SONIC KINESTHETIC FORESTin collaboration with Eleni-Ira Panourgia
Our project explores sensory-driven research methodologies that fuel a creative process for the design of a forest landscape. We ask the
question, how can landscape design research be advanced and enriched through the integration of sonic and kinesthetic methodologies?
As a collaboration between a landscape designer, movement analyst and sound artist, we are working with a group of graduate students in
landscape architecture on a parallel study of trees and bodies. The students will analyze different species of trees, focusing on their sonic
identity and well as their kinesthetic qualities, using tools provided by the sound and movement specialists respectively. Using the same
methods the students will analyze a selected person, who is positioned as the perceiver of a particular species of tree. Based on these
analyses each student will design a tree-body intervention, which will provide the seeds for a more expansive urban forestry project on the
Cal Poly Pomona University campus.
Graphic explorations by students in LA5121L landscape studio Charcoal Drawing by Rennie Tang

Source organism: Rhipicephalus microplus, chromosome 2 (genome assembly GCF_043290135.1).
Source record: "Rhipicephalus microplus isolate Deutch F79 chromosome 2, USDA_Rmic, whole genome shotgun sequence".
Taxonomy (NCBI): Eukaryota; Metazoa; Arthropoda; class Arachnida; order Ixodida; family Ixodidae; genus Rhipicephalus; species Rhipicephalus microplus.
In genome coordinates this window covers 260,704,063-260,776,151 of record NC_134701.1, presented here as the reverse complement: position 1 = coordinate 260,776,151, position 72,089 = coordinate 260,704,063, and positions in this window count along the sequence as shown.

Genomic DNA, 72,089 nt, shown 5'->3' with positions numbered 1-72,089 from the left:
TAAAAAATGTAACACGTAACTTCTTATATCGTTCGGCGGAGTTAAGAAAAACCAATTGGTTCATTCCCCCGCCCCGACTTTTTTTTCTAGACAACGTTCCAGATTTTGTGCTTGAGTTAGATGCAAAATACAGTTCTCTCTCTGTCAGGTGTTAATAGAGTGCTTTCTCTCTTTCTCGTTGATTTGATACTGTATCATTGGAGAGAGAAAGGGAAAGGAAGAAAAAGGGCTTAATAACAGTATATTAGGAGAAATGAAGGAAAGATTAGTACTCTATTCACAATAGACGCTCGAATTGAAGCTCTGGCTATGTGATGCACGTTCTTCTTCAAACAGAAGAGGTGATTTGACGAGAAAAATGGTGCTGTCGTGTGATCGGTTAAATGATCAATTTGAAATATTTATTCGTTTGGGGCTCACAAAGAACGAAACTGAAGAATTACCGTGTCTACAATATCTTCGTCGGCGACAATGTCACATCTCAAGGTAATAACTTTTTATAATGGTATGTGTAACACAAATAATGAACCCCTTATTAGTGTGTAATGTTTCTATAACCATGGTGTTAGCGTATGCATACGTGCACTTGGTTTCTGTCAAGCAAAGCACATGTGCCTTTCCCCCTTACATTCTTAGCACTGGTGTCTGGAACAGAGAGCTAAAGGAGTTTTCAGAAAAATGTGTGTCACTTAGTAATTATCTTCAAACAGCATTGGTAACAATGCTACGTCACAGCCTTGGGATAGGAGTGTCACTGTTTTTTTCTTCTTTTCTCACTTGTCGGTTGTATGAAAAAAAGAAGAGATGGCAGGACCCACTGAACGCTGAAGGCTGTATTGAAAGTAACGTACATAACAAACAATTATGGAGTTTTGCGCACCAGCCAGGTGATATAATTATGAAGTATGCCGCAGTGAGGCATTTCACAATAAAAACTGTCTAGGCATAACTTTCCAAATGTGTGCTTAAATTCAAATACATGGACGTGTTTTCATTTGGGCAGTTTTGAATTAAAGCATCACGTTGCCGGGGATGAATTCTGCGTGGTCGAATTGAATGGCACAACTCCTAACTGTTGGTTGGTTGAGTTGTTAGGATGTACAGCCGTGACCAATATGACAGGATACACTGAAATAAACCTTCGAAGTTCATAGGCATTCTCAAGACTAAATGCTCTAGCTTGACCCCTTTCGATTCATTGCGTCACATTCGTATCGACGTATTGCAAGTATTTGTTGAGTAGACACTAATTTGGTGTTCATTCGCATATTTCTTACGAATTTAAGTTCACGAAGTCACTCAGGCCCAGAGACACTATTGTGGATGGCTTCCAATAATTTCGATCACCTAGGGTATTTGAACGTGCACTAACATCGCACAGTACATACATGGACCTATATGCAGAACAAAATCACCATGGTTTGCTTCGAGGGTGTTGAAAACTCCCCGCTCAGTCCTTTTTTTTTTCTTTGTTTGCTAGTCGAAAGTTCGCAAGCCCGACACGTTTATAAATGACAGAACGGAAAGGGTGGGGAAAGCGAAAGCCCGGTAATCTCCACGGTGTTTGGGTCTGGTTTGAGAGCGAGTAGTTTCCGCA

POROSITY AND MOVEMENTThrough the modulation of various material conditions and immaterial sensory modes, porosity is a design strategy that operates at multiple
scales to inform the transformative potential of the urban realm. Lisa Sandlos was invited to lead a movement workshop for a 3rd year
undergraduate landscape design studio that explores how the moving body can offer new ways of engaging with porosity in the landscape.
By introducing students to the principles of Laban Movement Analysis (LMA), Sandlos invited the students to explore the bodily and verbal
movement vocabularies as new tools for landscape design.
Drawing by Ramon Napoles
SOMA-CITY RESEARCH RESIDENCYParis, France 8-15 December 2019
This one-week research residency hosted by Theatrum Mundi marks the launch of Soma-City. During the residency we explored
Laban Movement Analysis (LMA as the groundwork for cultivating our nuanced understanding of the dynamic movement of the body
in space. It serves as a lens through which rhythms, textures and auditory cues collected from the city are interpreted and mobilized,
with the goal of generating somatically derived notational structures and mapping techniques.